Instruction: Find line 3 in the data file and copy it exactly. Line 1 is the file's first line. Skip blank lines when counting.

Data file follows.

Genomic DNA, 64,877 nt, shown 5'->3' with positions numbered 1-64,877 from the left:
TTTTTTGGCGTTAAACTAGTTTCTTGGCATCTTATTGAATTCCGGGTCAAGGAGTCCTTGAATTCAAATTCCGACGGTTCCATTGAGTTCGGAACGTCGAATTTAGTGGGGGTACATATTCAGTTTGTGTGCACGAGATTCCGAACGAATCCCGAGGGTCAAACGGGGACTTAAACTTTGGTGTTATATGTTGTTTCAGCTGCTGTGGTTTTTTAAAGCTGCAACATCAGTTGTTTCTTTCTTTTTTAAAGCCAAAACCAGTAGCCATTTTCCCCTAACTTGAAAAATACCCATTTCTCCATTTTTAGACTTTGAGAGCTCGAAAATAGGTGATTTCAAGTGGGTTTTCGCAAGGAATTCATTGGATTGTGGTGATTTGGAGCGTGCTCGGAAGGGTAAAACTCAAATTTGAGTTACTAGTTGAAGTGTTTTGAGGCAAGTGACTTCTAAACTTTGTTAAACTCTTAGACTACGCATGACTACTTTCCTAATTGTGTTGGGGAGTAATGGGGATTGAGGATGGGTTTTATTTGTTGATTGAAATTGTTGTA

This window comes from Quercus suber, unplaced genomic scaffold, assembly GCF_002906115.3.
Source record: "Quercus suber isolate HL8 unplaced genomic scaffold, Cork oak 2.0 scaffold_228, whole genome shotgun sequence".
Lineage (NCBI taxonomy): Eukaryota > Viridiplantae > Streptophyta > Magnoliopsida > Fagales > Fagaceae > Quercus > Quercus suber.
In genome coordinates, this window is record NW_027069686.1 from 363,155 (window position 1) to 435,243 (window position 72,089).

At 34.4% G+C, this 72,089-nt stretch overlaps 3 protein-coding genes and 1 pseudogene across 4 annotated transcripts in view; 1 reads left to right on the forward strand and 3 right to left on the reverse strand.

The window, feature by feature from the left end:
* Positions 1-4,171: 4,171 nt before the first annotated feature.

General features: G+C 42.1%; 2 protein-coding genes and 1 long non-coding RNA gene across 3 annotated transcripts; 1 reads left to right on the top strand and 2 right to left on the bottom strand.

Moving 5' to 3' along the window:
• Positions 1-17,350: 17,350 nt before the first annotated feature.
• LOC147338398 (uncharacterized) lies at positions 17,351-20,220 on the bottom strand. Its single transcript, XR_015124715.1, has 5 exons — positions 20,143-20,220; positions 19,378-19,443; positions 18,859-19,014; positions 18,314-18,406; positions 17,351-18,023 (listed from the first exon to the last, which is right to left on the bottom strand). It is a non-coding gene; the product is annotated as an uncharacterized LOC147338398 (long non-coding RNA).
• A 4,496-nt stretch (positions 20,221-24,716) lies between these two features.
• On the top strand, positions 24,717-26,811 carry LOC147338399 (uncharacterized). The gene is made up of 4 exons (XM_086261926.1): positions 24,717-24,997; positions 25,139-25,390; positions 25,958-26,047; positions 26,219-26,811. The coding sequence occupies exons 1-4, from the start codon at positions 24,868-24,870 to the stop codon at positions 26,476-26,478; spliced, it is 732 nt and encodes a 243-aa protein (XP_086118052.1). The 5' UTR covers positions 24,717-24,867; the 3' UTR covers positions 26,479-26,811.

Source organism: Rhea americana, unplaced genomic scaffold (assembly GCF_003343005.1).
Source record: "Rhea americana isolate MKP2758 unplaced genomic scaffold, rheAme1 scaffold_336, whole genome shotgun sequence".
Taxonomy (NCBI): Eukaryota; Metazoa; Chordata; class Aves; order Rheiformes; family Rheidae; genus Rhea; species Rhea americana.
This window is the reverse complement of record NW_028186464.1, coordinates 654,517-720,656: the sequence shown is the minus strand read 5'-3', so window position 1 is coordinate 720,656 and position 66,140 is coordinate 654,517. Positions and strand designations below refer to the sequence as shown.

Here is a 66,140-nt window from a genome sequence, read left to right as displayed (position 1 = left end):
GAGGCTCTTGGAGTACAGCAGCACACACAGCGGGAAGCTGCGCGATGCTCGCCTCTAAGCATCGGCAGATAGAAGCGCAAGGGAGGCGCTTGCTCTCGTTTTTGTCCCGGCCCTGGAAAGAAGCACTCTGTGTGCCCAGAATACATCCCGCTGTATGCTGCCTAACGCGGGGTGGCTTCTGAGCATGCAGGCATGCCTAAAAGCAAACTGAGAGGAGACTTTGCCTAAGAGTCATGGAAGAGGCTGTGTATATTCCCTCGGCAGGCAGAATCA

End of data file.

This window comes from Quercus suber, unplaced genomic scaffold, assembly GCF_002906115.3.